Abstract

Abstract 1923

Cytomegalovirus (CMV) remains a significant cause of morbidity and mortality following allogeneic haematopoietic stem cell transplantation (HSCT). Despite the advent of ganciclovir (GCV), a significant minority with CMV infection or disease require secondary therapy. The optimal treatment strategy for patients with GCV resistant CMV infection remains unknown. The nucleotide analogue cidofovir (CDF) demonstrates activity in CMV disease but its tolerability and activity has not been studied in GCV resistant CMV infection. Between 2004 and 2010, 156 of 397 CMV at risk patients following HSCT were treated for CMV reactivation. Of these, 55 were treated with CDF because of GCV resistant CMV infection (n=40), CMV disease (n=11), or pre-engraftment CMV infection (n=4). Failure of treatment with GCV was defined as CMV PCR positivity after 2 weeks' treatment. 62 (40%) patients received stem cells from HLA identical sibling transplants, 86 (55%) from matched unrelated donors and 8 (5%) from cord blood units. 63 patients (40%) received myeloablative conditioning, 93 (60%) received reduced intensity conditioning. 126 (81%) patients underwent T-cell depletion with alemtuzumab. Patients received CDF at a dose of 5mg/kg weekly with appropriate dose adjustment for renal impairment. Response to CDF was defined as CMV PCR negativity, which remained negative for at least two weeks. The median number of CDF courses administered was four (range 1 to 19). We evaluated responses in patients who received at least 12 days' prior GCV prior to CDF for persistent viremia (n=35), of whom 28 of 35 (80%) responded to CDF. 11 patients were commenced on CDF for CMV disease, of which 6 were on prior GCV. 6/11 (55%) responded to CDF.

31 patients (56%) required dose reduction of CDF due to renal impairment, of which 2 patients developed grade 3–4 renal toxicity, and 1 patient required haemodialysis. Renal function improved on cessation of CDF in all cases.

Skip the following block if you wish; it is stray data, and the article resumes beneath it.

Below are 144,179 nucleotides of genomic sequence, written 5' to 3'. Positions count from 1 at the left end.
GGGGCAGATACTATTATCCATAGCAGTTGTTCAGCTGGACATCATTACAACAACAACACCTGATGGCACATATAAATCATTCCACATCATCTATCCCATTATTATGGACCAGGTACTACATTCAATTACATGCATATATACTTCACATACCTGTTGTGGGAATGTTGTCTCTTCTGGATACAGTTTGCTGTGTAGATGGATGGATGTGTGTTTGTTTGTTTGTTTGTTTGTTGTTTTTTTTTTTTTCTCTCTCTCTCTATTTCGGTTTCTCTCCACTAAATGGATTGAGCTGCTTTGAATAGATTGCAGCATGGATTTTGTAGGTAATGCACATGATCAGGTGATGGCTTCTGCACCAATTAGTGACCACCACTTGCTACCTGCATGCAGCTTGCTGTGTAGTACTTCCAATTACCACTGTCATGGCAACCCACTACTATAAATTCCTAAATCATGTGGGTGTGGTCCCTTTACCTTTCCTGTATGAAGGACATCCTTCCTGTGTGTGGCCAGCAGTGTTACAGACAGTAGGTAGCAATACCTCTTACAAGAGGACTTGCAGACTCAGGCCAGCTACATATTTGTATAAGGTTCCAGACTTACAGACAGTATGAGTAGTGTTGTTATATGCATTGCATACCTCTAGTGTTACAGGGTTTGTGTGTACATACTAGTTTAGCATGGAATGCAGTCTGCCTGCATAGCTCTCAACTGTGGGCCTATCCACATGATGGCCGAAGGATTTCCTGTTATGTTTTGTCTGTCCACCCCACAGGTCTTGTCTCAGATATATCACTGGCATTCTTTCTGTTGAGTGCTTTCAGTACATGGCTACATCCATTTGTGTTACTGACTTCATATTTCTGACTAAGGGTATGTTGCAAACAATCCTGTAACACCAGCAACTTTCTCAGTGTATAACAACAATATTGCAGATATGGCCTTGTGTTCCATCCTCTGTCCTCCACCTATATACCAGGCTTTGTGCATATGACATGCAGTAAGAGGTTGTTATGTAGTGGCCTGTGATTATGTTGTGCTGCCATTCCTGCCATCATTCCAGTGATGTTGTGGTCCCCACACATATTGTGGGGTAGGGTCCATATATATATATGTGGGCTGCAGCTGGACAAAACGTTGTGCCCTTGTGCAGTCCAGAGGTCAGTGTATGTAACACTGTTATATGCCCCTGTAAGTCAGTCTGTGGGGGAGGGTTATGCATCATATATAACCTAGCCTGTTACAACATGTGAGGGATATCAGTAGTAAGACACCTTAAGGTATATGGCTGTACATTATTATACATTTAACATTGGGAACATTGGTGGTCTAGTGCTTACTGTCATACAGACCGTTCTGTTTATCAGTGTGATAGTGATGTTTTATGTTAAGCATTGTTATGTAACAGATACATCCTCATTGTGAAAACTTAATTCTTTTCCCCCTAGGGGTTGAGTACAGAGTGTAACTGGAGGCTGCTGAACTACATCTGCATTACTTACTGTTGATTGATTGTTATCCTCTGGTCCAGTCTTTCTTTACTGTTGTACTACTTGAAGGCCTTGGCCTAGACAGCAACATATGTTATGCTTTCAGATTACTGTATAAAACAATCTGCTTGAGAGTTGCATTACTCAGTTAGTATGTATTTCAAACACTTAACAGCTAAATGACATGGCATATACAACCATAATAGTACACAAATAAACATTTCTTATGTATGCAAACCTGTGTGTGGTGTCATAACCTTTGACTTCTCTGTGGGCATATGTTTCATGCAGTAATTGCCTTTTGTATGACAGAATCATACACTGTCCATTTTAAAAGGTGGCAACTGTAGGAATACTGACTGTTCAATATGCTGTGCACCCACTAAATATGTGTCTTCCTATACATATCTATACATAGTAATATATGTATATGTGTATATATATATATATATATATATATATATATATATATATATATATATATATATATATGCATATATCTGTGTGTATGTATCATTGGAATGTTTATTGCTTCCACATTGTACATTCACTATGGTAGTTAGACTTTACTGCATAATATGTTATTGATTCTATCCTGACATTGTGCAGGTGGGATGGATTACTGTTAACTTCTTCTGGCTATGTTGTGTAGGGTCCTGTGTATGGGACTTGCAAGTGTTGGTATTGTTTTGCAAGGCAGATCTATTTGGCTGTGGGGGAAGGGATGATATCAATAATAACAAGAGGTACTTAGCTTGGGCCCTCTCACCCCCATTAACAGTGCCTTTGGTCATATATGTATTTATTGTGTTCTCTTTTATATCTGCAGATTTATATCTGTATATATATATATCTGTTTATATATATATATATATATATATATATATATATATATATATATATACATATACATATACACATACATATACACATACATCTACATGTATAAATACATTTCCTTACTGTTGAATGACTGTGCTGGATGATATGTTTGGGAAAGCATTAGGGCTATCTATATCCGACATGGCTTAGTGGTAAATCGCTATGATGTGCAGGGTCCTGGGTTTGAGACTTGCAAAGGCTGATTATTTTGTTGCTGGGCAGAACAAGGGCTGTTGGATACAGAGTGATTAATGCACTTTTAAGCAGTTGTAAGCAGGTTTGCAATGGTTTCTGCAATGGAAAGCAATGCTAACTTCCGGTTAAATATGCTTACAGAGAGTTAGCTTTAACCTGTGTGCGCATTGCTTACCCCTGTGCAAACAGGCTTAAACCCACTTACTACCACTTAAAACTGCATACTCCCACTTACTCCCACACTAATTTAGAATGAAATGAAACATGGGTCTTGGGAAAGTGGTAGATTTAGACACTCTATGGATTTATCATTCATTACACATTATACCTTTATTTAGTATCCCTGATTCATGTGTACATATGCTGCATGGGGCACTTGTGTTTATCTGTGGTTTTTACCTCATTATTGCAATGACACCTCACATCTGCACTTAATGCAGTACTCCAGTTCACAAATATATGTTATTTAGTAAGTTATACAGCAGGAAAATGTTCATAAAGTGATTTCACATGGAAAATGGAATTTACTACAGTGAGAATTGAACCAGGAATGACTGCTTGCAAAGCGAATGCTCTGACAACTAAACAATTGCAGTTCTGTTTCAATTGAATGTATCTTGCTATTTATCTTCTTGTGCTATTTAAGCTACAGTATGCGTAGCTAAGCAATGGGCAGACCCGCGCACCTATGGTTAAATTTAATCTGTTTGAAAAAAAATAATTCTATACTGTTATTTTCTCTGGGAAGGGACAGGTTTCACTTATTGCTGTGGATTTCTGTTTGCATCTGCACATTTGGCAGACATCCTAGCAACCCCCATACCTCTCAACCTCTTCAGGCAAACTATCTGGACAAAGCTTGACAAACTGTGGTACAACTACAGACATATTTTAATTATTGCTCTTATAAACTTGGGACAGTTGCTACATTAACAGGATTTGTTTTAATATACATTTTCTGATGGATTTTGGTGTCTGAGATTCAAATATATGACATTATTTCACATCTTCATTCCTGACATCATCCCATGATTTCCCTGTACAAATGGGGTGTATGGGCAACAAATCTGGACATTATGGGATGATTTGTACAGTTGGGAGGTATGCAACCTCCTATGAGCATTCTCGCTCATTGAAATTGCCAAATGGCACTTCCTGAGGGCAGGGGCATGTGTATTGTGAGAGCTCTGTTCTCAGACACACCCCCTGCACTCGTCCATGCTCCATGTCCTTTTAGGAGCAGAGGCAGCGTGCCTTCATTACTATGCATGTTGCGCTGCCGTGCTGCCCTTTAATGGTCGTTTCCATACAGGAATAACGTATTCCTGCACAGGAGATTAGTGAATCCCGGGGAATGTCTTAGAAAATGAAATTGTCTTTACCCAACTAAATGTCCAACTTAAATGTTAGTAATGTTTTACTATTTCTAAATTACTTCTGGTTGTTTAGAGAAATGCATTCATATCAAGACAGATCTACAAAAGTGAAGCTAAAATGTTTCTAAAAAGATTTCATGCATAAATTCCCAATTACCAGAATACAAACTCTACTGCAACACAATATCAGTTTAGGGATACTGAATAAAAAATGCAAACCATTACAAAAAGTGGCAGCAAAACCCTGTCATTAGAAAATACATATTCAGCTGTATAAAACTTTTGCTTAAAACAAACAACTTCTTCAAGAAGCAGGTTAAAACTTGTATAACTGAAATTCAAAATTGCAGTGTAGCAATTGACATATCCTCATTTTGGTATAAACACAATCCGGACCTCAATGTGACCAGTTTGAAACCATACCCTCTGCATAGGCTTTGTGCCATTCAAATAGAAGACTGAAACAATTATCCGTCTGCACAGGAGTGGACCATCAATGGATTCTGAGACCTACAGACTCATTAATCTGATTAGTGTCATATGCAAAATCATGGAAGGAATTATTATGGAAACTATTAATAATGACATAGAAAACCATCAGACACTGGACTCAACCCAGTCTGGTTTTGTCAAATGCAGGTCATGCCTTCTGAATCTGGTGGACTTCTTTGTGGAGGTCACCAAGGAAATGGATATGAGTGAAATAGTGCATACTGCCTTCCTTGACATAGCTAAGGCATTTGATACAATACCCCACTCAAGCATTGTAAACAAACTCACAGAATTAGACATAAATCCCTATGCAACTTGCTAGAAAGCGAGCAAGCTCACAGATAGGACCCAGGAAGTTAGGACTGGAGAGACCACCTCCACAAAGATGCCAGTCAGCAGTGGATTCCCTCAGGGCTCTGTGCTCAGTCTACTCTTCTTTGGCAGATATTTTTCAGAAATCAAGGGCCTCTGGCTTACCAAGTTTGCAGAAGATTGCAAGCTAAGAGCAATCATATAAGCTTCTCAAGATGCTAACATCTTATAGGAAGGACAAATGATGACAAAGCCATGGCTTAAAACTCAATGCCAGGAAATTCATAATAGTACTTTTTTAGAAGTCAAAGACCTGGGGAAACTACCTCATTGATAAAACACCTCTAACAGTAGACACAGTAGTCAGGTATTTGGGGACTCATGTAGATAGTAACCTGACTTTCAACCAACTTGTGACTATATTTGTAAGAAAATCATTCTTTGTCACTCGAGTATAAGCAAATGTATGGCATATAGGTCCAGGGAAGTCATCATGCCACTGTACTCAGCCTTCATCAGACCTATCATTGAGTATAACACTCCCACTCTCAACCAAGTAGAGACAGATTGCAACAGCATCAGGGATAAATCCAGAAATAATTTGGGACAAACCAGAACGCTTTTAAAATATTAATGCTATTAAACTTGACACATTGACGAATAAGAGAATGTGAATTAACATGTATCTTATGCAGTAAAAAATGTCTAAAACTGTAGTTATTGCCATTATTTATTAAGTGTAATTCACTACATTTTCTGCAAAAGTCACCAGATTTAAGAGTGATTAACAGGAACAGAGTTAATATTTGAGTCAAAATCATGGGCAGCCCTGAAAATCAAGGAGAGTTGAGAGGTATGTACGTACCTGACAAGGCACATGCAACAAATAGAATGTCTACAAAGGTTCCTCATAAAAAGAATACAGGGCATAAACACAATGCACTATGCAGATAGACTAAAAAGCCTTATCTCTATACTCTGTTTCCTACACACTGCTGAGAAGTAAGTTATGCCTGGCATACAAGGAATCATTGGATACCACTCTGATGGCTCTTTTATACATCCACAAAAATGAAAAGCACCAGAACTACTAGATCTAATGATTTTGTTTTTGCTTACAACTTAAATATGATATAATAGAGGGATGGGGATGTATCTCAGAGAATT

The median response time to eradicate CMV viremia was 15 days. We wished to correlate CMV specific T-cell responses with response to CDF.

The CMV specific CD8+ T cell response was retrospectively studied in a group of GCV-responsive (n=11) and GCV-resistant patients who received CDF (n=7), using HLA:peptide tetramers specific to CMV peptides pp65 and IE-1. Patients treated with GCV had significantly higher tetramer responses at D+50, 100 and 150 post BMT compared to CDF treated patients. Despite unmeasurably low CMV-specific T cell responses, cidofovir treated patients could adequately clear CMV in the majority (4/7) of cases.

These data demonstrate CDF is a valuable second-line therapy in patients who have not responded to GCV. Furthermore it appears to be an important agent in the management of CMV infection who have failed to develop an antigen specific CD8+ T cell response.

Disclosures:

Off Label Use: Cidofovir for CMV infection and reactivation in patients following allogeneic stem cell transplant.

Author notes

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Asterisk with author names denotes non-ASH members.